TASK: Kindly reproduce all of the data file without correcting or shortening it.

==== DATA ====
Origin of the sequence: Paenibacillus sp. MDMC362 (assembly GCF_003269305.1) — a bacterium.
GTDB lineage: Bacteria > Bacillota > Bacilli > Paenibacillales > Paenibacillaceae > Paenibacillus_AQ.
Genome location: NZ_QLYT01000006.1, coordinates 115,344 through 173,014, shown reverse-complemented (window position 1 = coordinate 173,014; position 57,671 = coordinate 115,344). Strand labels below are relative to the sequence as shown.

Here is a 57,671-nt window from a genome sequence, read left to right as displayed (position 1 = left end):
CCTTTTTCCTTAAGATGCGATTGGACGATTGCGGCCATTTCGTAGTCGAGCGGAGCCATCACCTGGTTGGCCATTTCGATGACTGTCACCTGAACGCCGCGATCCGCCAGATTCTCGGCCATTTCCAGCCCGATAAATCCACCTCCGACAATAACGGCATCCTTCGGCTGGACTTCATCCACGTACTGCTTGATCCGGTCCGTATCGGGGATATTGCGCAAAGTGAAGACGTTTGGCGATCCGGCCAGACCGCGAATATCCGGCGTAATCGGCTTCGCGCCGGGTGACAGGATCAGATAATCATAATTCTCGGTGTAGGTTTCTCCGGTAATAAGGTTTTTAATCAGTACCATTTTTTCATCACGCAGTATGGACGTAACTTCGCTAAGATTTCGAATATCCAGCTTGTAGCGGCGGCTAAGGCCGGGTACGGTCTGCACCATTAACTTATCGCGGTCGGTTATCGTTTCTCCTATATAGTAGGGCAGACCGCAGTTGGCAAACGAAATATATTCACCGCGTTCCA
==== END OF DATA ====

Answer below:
Origin of the sequence: Paenibacillus sp. MDMC362 (assembly GCF_003269305.1) — a bacterium.
GTDB lineage: Bacteria > Bacillota > Bacilli > Paenibacillales > Paenibacillaceae > Paenibacillus_AQ.
Genome location: NZ_QLYT01000006.1, coordinates 115,344 through 173,014, shown reverse-complemented (window position 1 = coordinate 173,014; position 57,671 = coordinate 115,344). Strand labels below are relative to the sequence as shown.

Here is a 57,671-nt window from a genome sequence, read left to right as displayed (position 1 = left end):
CCTTTTTCCTTAAGATGCGATTGGACGATTGCGGCCATTTCGTAGTCGAGCGGAGCCATCACCTGGTTGGCCATTTCGATGACTGTCACCTGAACGCCGCGATCCGCCAGATTCTCGGCCATTTCCAGCCCGATAAATCCACCTCCGACAATAACGGCATCCTTCGGCTGGACTTCATCCACGTACTGCTTGATCCGGTCCGTATCGGGGATATTGCGCAAAGTGAAGACGTTTGGCGATCCGGCCAGACCGCGAATATCCGGCGTAATCGGCTTCGCGCCGGGTGACAGGATCAGATAATCATAATTCTCGGTGTAGGTTTCTCCGGTAATAAGGTTTTTAATCAGTACCATTTTTTCATCACGCAGTATGGACGTAACTTCGCTAAGATTTCGAATATCCAGCTTGTAGCGGCGGCTAAGGCCGGGTACGGTCTGCACCATTAACTTATCGCGGTCGGTTATCGTTTCTCCTATATAGTAGGGCAGACCGCAGTTGGCAAACGAAATATATTCACCGCGTTCCA